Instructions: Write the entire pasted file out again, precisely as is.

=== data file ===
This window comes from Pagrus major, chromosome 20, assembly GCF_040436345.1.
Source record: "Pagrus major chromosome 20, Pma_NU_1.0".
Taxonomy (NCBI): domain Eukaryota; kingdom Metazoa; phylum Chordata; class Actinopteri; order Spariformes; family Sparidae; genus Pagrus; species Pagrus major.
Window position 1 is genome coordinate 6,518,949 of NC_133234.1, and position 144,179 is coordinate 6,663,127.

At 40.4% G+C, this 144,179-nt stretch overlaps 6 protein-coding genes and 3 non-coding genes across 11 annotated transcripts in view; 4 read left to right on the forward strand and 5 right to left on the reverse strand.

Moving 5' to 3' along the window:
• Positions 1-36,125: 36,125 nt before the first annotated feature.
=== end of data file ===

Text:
This window comes from Pagrus major, chromosome 20, assembly GCF_040436345.1.
Source record: "Pagrus major chromosome 20, Pma_NU_1.0".
Taxonomy (NCBI): domain Eukaryota; kingdom Metazoa; phylum Chordata; class Actinopteri; order Spariformes; family Sparidae; genus Pagrus; species Pagrus major.
Window position 1 is genome coordinate 6,518,949 of NC_133234.1, and position 144,179 is coordinate 6,663,127.

At 40.4% G+C, this 144,179-nt stretch overlaps 6 protein-coding genes and 3 non-coding genes across 11 annotated transcripts in view; 4 read left to right on the forward strand and 5 right to left on the reverse strand.

Moving 5' to 3' along the window:
• Positions 1-36,125: 36,125 nt before the first annotated feature.